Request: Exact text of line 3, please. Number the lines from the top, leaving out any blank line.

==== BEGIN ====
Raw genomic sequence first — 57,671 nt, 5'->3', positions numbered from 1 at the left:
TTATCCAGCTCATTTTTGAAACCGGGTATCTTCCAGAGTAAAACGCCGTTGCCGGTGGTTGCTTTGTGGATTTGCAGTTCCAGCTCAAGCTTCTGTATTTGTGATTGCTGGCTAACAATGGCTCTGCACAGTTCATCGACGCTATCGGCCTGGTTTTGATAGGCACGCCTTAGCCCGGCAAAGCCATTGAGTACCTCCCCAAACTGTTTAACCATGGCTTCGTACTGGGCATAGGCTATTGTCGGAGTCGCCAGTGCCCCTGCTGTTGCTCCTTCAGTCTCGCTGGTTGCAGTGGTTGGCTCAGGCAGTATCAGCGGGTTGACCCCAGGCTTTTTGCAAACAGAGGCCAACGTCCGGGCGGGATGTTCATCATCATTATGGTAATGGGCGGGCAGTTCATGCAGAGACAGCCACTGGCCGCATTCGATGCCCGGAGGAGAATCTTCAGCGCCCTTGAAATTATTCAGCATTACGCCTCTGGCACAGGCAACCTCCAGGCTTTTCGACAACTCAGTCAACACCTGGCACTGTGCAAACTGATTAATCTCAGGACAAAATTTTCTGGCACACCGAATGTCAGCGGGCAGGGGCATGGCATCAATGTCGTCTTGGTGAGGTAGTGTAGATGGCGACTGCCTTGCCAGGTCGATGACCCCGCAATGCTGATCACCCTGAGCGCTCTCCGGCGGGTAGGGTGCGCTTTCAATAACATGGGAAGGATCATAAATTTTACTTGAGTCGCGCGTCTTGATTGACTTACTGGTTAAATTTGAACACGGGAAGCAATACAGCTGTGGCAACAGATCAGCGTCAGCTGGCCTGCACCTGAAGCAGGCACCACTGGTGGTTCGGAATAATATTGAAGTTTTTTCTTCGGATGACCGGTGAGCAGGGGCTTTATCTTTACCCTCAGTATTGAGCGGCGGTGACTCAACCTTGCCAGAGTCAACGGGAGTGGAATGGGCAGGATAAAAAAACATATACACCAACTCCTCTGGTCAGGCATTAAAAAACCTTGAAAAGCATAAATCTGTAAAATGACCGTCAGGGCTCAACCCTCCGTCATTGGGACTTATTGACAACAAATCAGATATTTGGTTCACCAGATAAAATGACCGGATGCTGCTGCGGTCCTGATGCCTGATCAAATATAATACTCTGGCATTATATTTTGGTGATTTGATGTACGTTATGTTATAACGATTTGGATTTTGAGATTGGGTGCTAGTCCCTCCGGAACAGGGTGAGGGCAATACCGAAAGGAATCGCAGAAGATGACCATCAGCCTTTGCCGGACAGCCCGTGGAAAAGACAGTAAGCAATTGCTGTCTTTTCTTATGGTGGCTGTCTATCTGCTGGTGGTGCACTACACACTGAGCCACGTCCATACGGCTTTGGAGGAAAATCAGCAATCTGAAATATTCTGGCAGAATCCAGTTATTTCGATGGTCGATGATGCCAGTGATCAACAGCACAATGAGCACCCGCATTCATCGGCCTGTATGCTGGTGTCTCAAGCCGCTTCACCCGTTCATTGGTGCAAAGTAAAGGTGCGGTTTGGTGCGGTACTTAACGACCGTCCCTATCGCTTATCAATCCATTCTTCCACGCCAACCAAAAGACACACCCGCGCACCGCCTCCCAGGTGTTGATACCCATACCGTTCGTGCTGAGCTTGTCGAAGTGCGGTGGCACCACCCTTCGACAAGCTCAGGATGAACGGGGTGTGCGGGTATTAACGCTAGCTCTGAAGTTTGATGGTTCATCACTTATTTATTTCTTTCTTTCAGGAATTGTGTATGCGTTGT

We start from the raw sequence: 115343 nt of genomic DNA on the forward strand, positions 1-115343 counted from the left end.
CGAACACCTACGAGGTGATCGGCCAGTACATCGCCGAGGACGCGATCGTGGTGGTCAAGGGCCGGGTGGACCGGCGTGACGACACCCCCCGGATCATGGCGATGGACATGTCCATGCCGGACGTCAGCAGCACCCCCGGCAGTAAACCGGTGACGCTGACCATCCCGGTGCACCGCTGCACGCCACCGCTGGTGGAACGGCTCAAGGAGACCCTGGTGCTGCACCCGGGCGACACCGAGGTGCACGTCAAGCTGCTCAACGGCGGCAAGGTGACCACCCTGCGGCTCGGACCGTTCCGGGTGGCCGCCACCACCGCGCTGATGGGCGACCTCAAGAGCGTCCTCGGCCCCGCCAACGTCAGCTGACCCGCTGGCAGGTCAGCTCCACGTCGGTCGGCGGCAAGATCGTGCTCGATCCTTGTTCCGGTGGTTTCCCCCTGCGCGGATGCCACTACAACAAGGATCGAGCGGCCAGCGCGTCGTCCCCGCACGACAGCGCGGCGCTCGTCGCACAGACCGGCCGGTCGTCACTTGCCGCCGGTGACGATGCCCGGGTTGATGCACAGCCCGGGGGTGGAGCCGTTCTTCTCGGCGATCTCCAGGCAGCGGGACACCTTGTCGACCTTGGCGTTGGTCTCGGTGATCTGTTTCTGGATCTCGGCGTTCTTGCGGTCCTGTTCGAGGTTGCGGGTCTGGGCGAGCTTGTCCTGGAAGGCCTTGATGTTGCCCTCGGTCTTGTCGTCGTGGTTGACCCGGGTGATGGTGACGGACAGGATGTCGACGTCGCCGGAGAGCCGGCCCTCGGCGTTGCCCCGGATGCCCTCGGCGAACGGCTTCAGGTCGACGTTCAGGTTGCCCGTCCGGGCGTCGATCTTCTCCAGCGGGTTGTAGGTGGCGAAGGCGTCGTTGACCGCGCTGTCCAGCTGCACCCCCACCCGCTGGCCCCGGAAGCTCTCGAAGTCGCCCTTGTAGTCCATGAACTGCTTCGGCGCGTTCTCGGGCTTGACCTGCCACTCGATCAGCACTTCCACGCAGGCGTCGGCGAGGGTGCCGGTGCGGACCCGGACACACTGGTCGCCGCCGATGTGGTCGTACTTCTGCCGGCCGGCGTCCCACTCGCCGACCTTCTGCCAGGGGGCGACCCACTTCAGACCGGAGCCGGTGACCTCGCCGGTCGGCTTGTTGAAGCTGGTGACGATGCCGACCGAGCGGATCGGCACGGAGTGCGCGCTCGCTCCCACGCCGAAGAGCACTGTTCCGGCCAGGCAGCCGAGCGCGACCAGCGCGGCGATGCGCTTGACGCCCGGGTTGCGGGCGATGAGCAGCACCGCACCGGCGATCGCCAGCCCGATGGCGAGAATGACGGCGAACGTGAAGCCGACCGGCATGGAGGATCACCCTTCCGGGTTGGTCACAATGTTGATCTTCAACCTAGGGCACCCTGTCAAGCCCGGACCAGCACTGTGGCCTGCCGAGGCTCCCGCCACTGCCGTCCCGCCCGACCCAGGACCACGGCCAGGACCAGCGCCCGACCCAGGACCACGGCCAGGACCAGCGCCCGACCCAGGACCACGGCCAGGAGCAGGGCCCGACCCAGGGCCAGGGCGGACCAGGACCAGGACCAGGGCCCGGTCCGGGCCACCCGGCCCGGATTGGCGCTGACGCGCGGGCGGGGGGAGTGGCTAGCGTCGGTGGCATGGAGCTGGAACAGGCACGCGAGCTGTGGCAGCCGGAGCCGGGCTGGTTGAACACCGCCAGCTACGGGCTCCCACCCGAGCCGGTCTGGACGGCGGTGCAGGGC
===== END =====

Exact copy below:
We start from the raw sequence: 115343 nt of genomic DNA on the forward strand, positions 1-115343 counted from the left end.